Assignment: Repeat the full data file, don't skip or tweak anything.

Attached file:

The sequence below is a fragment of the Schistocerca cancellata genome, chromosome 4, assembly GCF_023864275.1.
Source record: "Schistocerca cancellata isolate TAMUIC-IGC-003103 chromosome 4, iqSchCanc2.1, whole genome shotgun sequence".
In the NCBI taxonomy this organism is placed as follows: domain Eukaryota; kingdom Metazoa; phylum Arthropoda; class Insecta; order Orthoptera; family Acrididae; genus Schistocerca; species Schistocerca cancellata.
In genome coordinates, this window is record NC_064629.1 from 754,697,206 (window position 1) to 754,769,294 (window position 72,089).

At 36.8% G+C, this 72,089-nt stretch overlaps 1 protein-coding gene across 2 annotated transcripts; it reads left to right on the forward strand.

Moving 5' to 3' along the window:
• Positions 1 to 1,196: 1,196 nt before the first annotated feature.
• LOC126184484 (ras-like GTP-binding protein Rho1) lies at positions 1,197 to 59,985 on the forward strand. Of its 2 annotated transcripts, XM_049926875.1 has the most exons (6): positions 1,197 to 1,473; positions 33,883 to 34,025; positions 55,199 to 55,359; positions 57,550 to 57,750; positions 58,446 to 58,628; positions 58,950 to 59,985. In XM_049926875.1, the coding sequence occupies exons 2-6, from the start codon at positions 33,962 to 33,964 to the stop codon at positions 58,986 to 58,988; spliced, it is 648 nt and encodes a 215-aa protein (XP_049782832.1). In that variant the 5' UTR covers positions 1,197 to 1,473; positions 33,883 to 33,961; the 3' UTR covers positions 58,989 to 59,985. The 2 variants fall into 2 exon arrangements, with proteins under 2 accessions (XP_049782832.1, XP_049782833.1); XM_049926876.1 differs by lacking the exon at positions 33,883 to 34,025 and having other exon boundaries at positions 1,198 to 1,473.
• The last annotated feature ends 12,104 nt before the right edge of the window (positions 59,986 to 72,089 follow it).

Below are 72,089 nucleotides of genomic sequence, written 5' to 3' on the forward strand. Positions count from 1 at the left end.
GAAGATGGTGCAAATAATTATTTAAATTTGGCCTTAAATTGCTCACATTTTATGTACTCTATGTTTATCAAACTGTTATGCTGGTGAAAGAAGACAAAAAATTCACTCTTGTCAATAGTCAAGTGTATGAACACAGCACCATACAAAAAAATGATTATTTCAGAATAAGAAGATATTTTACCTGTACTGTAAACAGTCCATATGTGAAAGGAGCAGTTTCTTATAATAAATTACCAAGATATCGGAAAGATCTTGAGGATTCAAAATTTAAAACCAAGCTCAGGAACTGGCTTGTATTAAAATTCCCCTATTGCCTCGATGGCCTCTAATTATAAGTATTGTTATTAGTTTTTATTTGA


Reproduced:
The sequence below is a fragment of the Schistocerca cancellata genome, chromosome 4, assembly GCF_023864275.1.
Source record: "Schistocerca cancellata isolate TAMUIC-IGC-003103 chromosome 4, iqSchCanc2.1, whole genome shotgun sequence".
In the NCBI taxonomy this organism is placed as follows: domain Eukaryota; kingdom Metazoa; phylum Arthropoda; class Insecta; order Orthoptera; family Acrididae; genus Schistocerca; species Schistocerca cancellata.
In genome coordinates, this window is record NC_064629.1 from 754,697,206 (window position 1) to 754,769,294 (window position 72,089).

At 36.8% G+C, this 72,089-nt stretch overlaps 1 protein-coding gene across 2 annotated transcripts; it reads left to right on the forward strand.

Moving 5' to 3' along the window:
• Positions 1 to 1,196: 1,196 nt before the first annotated feature.
• LOC126184484 (ras-like GTP-binding protein Rho1) lies at positions 1,197 to 59,985 on the forward strand. Of its 2 annotated transcripts, XM_049926875.1 has the most exons (6): positions 1,197 to 1,473; positions 33,883 to 34,025; positions 55,199 to 55,359; positions 57,550 to 57,750; positions 58,446 to 58,628; positions 58,950 to 59,985. In XM_049926875.1, the coding sequence occupies exons 2-6, from the start codon at positions 33,962 to 33,964 to the stop codon at positions 58,986 to 58,988; spliced, it is 648 nt and encodes a 215-aa protein (XP_049782832.1). In that variant the 5' UTR covers positions 1,197 to 1,473; positions 33,883 to 33,961; the 3' UTR covers positions 58,989 to 59,985. The 2 variants fall into 2 exon arrangements, with proteins under 2 accessions (XP_049782832.1, XP_049782833.1); XM_049926876.1 differs by lacking the exon at positions 33,883 to 34,025 and having other exon boundaries at positions 1,198 to 1,473.
• The last annotated feature ends 12,104 nt before the right edge of the window (positions 59,986 to 72,089 follow it).

Below are 72,089 nucleotides of genomic sequence, written 5' to 3' on the forward strand. Positions count from 1 at the left end.
GAAGATGGTGCAAATAATTATTTAAATTTGGCCTTAAATTGCTCACATTTTATGTACTCTATGTTTATCAAACTGTTATGCTGGTGAAAGAAGACAAAAAATTCACTCTTGTCAATAGTCAAGTGTATGAACACAGCACCATACAAAAAAATGATTATTTCAGAATAAGAAGATATTTTACCTGTACTGTAAACAGTCCATATGTGAAAGGAGCAGTTTCTTATAATAAATTACCAAGATATCGGAAAGATCTTGAGGATTCAAAATTTAAAACCAAGCTCAGGAACTGGCTTGTATTAAAATTCCCCTATTGCCTCGATGGCCTCTAATTATAAGTATTGTTATTAGTTTTTATTTGA